I just finished a book about Dutch culture, and in there I discovered that in 1945 (the end of WW2), close to 80% of the bicycles from The Netherlands were stolen by the Nazis. If you’ve been to The Netherlands, you know that they love their bikes here. There are way more bikes than cars, and it makes a lot of sense (even in the winter). It’s easy to get around by bike, it’s a healthy way to get around, and it’s certainly cheaper (and if you don’t believe me, add up the monthly car payment, gas, insurance and tell me how many bikes you could buy every month). Our boat came with bikes, and we’ve used them quite a bit (which is saying something, because we do not have bikes in the US).
when the Dutch have played Germany in World Cup, many of the Dutch fans show up in the stands with shirts and large signs that have a variation of “return our bikes” on it. It’s become a snide joke between cultures too, when a German asks a Dutch person for help and the Dutch person comes back with, “have you returned our bikes yet?”
Anyway, last week we hopped on a train from Grou and went to Berlin. It took 80 euro each (round trip first class) and 6.5 hours to get there:
- Leave Grou around noon.
- Arrive in Zwolle an hour later. Run through the semi-large station from one side to the other in 5 minutes to get the train to Almelo (about 40 minutes).
- Get on another train in Almelo, and just over the German border, sit on the train for 20 minutes while they switch the engines from Dutch to German.
- Spend another 3 hours thinking you are going to the Berlin Hauptbahnhof, but in reality get ejected in a train station nowhere near where we are going. Thankfully we discover we are on the U-Bahn line (Berlin’s metro) which zooms us straight across Berlin and stops at the Rosenthaler Platz, about 10 meters from our hotel.
We did something similar getting back, but Germany apparently does track maintenance starting the 2nd week of June. I’m just glad we played strategy games as kids, because figuring out how to get back to Grou using alternate routes was incredibly important the day of our return. (If you are taking trains around Europe, remember this… Germans are NOT always on time and are NOT always precise, despite their reputation.)
Berlin in Three Days
I went to Berlin not expecting anything. I’d never really wanted to go to Berlin actually, but Kim mentioned it so we decided to take advantage of the ability to go. Turns out, Berlin is super cool. There’s a lot of 20 somethings there, it’s not expensive, there are a lot of museums, there’s an incredible amount of recent history to explore, and East Berlin (the area we were staying in) is safe, gritty, neat, and walkable. I’m really glad I’ve seen Berlin, and I’d go back.
The Rosenthaler Platz U-Bahn station was built in 1930, and the orange tiles are made of Uranium. From 1961 to 1989, it was one of the ghost stations, and served as a temporary border crossing after the wall fell in 1989.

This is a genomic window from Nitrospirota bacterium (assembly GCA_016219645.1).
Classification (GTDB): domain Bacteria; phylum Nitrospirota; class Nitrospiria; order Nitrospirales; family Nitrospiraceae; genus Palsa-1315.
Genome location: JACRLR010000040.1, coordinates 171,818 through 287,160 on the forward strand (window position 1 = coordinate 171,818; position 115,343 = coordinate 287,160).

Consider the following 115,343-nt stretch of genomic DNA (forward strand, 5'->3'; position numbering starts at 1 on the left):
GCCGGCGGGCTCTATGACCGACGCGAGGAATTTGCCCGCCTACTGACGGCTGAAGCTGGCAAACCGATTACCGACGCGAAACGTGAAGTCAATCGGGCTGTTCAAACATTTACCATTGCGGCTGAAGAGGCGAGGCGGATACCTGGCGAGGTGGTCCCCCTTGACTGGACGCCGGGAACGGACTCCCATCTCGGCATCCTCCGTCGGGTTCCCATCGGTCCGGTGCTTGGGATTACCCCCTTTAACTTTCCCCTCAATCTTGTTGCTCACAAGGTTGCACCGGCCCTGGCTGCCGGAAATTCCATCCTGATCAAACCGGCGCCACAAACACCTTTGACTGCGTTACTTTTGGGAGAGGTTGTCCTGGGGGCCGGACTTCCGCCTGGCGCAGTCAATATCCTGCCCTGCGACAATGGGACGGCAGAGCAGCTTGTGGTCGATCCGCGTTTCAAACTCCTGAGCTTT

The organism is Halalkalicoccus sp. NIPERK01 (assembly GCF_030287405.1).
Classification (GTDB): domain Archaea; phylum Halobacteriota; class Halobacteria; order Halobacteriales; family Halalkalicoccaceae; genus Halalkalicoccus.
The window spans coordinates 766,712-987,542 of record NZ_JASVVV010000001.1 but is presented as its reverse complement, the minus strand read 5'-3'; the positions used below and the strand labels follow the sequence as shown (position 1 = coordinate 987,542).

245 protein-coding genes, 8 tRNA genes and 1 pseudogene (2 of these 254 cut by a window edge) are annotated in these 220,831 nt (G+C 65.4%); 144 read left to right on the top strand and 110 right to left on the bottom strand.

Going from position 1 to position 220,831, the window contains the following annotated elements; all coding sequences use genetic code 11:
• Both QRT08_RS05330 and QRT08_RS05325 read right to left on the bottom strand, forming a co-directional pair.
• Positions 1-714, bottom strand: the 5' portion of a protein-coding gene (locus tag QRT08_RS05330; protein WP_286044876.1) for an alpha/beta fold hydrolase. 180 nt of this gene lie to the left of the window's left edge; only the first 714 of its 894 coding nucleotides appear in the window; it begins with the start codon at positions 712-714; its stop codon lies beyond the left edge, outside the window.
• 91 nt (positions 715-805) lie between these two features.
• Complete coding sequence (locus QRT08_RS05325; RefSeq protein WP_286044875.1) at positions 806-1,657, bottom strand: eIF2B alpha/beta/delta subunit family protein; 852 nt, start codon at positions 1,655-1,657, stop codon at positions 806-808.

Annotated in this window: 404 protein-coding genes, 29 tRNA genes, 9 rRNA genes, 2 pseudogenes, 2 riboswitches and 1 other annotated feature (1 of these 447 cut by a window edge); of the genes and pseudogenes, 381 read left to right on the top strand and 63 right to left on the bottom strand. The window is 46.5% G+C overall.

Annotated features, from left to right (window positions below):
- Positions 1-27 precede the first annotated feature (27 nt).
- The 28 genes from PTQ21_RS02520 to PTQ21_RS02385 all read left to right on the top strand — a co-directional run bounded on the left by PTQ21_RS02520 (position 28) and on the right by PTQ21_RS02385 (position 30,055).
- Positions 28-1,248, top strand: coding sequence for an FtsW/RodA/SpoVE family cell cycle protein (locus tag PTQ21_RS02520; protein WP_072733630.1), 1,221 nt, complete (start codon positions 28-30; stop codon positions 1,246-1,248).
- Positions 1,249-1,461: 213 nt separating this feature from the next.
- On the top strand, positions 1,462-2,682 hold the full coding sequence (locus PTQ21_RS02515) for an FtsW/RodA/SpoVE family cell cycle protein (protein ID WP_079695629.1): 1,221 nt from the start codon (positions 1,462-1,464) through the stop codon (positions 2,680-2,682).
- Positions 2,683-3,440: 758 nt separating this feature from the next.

In no particular order, here’s where we went (which required walking 20k steps every day):
Memorials and Monuments
All over Berlin are memorials to the victims of the Nazis, and the victims are always referred to as murdered. Murdered Jews, murdered Romani.
We saw lots and lots and lots of art.
Walking and Walking and Walking
We saw a lot of stuff just walking around.
I love this little guy. He and his red counterpart are the symbols shown on the pedestrian signs on the street crosswalks. Prior to German reunification in 1990, the two Germanies had different forms for the Ampelmännchen, with a generic human figure in West Germany, and a generally “male” figure wearing a hat in the East.
He was created by a psychologist who determined that having a yellow (“get ready to walk”) was too vague for most people to understand. Also, the standard red, yellow and green was not good for the color blind.
The green man is super cute, kind of happy, jolly, etc… propaganda even on the street signs.
East Side Gallery
I thought I had seen all of the Berlin Wall I was going to see down near Checkpoint Charlie, but it turns out that that there is a 4,318ft remnant that still stands as a permanent open-air gallery. Painted in 1999, there are 105 artists represented from all over the world. This is truly the part of Berlin I was hoping to see and didn’t even realize it existed.
Underground Jazz Club
We had been given multiple recommendations of going to an underground jazz club while in Berlin. We found one that had open mic night on Wednesday, and for 2 euro, we were able to spend an hour listening to some decent jazz.
Berlin was fabulous. My feet hurt a lot, my back was sort by the time we were on the train to come back to Grou, but I’m so glad we went. We’re already talking about where we are going to go next year!